In the preferred embodiment of the invention, a user may rapidly and efficiently display an archived final form print document on the display device 270 of the client viewing computer 31. It should be noted that although specific types of printing formats are discussed (e.g., MO:DCA and N-up printing) when describing the invention, such formats are for descriptive purposes only and should not be considered a limitation of the invention.
FIG. 3 is a flow chart generally showing the steps used by a conversion program 32 (on the computer 200 or other computer) for enhancing a data stream representing a print document to allow page independent representation on displays, printers or other output devices. This process adds formatting information directly to the data stream to enable a viewing program (viewer 21), running on a viewing computer 31, to display a selected page of the print document on a display device. When displayed by the viewer 21, selected pages of the print document can be displayed in a form that is identical to the form in which such pages were printed on a sheet of paper.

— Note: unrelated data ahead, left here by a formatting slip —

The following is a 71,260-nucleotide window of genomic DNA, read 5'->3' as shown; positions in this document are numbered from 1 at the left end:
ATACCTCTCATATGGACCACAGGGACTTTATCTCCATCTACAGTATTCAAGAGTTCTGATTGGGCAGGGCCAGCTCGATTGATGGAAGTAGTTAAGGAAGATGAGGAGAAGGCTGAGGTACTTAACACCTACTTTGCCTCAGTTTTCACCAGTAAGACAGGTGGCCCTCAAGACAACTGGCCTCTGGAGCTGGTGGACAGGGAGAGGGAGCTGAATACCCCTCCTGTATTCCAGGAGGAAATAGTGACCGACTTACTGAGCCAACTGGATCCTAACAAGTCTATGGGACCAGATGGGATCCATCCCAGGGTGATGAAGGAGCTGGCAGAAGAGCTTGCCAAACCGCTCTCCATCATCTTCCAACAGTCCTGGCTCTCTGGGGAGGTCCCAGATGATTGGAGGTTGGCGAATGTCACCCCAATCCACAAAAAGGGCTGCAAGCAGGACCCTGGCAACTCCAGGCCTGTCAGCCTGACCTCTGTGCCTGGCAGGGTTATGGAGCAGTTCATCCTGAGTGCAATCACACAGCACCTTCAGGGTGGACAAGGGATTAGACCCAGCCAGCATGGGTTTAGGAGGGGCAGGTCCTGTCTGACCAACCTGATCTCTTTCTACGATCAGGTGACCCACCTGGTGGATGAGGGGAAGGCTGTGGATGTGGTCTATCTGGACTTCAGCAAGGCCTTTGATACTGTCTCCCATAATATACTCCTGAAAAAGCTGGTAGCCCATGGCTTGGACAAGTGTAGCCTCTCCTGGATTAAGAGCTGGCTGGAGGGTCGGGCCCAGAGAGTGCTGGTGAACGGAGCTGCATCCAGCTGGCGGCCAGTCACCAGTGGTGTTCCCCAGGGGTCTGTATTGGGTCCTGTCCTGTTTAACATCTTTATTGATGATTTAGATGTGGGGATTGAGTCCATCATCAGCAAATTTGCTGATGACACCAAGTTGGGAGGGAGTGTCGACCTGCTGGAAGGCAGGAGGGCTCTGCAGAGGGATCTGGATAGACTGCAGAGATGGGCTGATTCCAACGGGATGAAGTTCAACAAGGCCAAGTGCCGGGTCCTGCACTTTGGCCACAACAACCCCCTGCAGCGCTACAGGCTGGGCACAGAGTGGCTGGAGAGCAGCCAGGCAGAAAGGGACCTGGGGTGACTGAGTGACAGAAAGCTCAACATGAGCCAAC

The process begins at step 300 in which the data stream is received by the converter program 32 (FIG. 1). A current page variable then is set to the first page in the document. The first page is located by locating the first Begin Page structured field in the document. Once the first page is located, it is determined which Medium Map and PGP repeating group are used to format the current page (step 302). The associated Medium Map and repeating group for the current page may be determined by conventional means, such as by stepping through the data stream in a manner similar to that when the data stream is being printed. At step 304, a viewer triplet is inserted directly into the Begin Page structured field. The viewer triplet, which is a data structure for carrying information in the data stream, includes a reference to the Medium Map and repeating group for the current page. It should be noted that the data stream may include other types of triplets such as, for example, triplets that facilitate printing. Alternatively, a first triplet may be inserted to include a reference to the Medium Map, and a second triplet may be inserted to include a reference to the PGP repeating group. It should be noted, however, that triplets can contain any formatting information in accordance with the invention such as, for example, a pointer to a Medium Map in the resource library 20, or the actual Medium Map information.